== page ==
“Greater understanding needed on New Delhi's case for a permanent seat”

India this week reiterated its calls for “greater understanding” from China of its bid for a permanent seat on the United Nations Security Council (UNSC), underscoring that the issue was central to any future cooperation between the two countries on the global stage.

Foreign Secretary Nirupama Rao told Chinese State broadcaster China Central Television (CCTV) in an interview, on the sidelines of the on-going United Nations General Assembly in New York, that there was a “groundswell” developing within the U.N. for an expansion of the Security Council, and that India had a legitimate case for becoming a permanent member.

China has, in the past, been reluctant to support India's bid for a permanent seat. Indian officials say talks have made little progress since 2005, when China said it “understood and supported India's aspirations,” but not specifically its bid, to “play an active role in the U.N.” China's position has not changed since.

Ms. Rao told CCTV in response to a question on the future of New Delhi-Beijing relationship that the Chinese government needed to show “greater understanding” of India's case for a permanent seat.

“The world is talking today about the reform of the UNSC, and finding a place for nations which deserve to be permanent members of the Security Council,” she said. “India counts itself among that group of countries. We believe that India is a deserving candidate for permanent membership of the UNSC, and we would like to see greater understanding from China of India's case for permanent membership of the UNSC.”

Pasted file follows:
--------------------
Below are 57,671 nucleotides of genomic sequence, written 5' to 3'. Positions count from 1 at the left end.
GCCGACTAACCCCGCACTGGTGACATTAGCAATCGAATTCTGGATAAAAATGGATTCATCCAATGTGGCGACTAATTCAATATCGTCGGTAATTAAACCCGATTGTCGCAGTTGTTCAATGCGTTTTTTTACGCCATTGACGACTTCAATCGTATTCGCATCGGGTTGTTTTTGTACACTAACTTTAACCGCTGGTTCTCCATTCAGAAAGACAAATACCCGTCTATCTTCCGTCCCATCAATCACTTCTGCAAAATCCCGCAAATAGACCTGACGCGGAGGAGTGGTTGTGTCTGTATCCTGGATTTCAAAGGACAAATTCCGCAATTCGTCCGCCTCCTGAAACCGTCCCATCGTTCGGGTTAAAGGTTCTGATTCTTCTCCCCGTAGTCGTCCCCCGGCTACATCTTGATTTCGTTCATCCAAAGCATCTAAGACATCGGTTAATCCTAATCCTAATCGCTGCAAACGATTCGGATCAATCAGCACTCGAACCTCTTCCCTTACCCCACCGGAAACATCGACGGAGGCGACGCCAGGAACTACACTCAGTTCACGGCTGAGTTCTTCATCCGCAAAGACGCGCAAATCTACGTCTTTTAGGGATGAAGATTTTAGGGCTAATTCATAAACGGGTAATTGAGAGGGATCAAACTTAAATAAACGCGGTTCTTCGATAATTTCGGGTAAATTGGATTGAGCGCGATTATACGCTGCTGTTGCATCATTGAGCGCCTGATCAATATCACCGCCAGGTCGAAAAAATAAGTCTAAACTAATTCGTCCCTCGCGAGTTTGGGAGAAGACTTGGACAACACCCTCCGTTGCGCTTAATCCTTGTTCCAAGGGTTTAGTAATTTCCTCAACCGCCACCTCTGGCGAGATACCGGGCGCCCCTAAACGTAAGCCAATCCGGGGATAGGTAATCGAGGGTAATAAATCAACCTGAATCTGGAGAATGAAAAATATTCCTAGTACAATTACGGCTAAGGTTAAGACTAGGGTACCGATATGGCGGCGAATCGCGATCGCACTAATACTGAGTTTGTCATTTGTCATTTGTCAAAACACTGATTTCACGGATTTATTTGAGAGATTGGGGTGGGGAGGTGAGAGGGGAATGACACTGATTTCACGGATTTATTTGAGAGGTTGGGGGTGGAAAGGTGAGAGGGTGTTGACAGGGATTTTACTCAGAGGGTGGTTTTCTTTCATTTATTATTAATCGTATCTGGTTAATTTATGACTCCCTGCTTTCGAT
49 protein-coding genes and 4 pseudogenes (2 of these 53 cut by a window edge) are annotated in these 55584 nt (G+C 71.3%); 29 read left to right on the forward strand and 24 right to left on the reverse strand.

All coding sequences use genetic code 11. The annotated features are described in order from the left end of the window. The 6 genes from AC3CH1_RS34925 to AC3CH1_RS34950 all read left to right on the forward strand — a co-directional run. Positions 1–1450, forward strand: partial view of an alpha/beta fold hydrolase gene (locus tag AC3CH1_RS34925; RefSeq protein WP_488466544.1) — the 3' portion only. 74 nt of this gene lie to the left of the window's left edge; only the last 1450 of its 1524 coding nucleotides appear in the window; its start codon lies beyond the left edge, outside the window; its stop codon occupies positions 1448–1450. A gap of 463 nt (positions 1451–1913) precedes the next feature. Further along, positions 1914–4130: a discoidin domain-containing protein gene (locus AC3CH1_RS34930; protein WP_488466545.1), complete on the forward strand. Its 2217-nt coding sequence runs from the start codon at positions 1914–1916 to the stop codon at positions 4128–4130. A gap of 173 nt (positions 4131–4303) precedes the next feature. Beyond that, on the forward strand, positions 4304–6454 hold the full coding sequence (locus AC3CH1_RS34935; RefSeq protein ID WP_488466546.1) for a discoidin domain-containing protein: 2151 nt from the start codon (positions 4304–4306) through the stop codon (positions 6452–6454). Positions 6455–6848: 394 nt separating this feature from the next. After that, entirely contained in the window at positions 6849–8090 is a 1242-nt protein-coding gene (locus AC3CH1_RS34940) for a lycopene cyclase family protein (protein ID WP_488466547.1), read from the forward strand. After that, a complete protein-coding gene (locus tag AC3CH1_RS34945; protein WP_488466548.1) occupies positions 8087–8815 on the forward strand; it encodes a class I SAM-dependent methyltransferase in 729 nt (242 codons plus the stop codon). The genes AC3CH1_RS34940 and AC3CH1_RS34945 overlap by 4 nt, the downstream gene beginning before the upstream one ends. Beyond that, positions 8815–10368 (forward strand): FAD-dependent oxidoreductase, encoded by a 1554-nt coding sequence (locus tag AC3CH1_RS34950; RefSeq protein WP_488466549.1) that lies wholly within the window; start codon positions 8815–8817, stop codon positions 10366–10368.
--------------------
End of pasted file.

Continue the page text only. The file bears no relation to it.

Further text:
She said there was “a groundswell developing within the membership of the U.N.,” adding that “more than 140 countries have recently supported the launch of text-based negotiations within the U.N. for the expansion of the Security Council, both in permanent and non-permanent categories.”

The issue figured prominently in recent high-level exchanges between Indian and Chinese officials this year.

In March, External Affairs Minister S.M. Krishna said, during his visit to Beijing, it was “time for China to review previously held positions [on U.N. reforms] and welcome the presence in the Security Council of a nation with which it has much in common.”

Chinese officials, however, said then they were not ready to do so, and wanted “discussions in a patient way to reach a package of consensus on the issue”

President Pratibha Patil raised the issue during her state visit in May. Then, China voiced support for India's bid for a two-year non-permanent seat in 2011, but did not change its position on the permanent seat. The issue also found no mention in the statement issued by the Chinese Foreign Ministry after the President's visit.

The statement called on both sides to work together “to increase the representation of developing countries in international affairs,” but avoided any reference to the UNSC, which Indian officials had sought in talks.

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